THINKPIECE: The freedom to innovate is the cost of growth

CRISPIN TRUMAN, director of the Revolving Doors Agency

One of the strengths of the voluntary sector is its ability to innovate.

Small organisations find it easier to be flexible and experimental. They can also be entrepreneurial and take risks. As a result they often develop ideas and new ways of working, which - if successful - can later be adopted by mainstream agencies.

The Revolving Doors Agency helps people with mental health problems who are in contact with the criminal justice system. It's a difficult and challenging client group to work with.

However, we have been successful because we have been creative and innovative.

We have established multi-disciplinary teams and developed a "link worker

model, offering help to vulnerable people who are not getting support from mainstream services.

We are pleased with the results. By working with the police and the prison service, our link workers have doubled the number of clients registered with GPs and halved their use of temporary accommodation. We have reduced the likelihood of them reoffending because our schemes offer clients the practical support and help they need to tackle the issues that exacerbate their mental health problems and precipitate their offending behaviour.

But it is very tempting for us to roll out our link worker model by attracting funding for replicate schemes across the country. After all, we know it works. If this model was used across the UK it could deliver huge benefits and would offer a pathway for Revolving Doors Agency to grow and prosper.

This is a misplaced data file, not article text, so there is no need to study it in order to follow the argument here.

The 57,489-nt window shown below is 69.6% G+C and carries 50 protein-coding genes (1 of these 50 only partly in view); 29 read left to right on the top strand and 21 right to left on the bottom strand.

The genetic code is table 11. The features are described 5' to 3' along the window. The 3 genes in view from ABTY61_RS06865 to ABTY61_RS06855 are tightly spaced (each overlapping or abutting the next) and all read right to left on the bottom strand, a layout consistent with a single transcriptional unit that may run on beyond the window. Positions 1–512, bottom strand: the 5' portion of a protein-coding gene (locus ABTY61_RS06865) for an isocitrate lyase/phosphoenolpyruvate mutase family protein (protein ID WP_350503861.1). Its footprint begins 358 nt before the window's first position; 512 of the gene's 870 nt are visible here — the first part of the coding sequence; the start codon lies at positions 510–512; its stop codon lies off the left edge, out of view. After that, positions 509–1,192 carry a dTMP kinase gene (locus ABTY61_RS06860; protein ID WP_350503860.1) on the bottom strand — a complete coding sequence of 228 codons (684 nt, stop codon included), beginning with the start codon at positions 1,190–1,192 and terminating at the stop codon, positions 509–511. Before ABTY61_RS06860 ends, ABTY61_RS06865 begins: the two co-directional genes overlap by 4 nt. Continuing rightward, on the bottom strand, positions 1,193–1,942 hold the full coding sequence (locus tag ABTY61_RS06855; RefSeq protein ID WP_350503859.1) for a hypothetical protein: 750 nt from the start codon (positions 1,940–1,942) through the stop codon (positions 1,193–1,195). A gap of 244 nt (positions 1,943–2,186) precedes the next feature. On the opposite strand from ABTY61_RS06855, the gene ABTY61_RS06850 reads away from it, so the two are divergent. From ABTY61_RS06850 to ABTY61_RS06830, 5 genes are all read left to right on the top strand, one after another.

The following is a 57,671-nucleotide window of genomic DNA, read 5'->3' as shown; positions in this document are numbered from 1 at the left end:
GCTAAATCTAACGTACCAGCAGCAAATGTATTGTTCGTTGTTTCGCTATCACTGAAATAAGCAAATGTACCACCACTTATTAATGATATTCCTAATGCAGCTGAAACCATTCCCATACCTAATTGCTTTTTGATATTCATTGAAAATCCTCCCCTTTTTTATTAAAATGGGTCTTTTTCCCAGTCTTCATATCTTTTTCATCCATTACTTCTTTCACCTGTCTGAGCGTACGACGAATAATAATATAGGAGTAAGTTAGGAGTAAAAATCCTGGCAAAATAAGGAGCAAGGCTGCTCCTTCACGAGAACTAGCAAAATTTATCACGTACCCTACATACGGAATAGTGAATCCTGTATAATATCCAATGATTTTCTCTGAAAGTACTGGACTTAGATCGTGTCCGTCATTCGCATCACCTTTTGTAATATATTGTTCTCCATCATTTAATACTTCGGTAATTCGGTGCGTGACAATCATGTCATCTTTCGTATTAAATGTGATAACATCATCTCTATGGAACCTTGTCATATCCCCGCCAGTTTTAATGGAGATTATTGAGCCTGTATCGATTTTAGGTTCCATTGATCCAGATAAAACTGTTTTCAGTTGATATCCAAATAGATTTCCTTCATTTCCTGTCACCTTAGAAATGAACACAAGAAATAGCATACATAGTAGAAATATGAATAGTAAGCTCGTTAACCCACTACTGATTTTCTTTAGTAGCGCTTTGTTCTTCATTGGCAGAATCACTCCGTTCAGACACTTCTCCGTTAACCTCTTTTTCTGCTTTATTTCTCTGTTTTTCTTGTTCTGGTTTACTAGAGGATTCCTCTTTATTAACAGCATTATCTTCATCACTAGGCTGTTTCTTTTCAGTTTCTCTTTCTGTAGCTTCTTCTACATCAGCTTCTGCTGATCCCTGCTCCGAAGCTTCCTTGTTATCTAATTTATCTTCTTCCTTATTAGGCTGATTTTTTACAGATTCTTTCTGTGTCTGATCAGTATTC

Instead, we will share our knowledge through consultancy, training, evaluation and development. We are actively seeking other agencies that will take on our existing schemes and secure their long-term future, or who want to set up schemes of their own.

Our role is not to grow into a large provider organisation. We want to try out new ideas, test new thinking, take a few risks and establish new pilot schemes. We can only do this if we remain relatively light and nimble, free from the burden of running large-scale services.

Many larger charities do an excellent job running national services but continual growth is not always the best way. It can reduce the voluntary sector's ability to take risks and dilute its willingness to experiment.

For us small is definitely beautiful.

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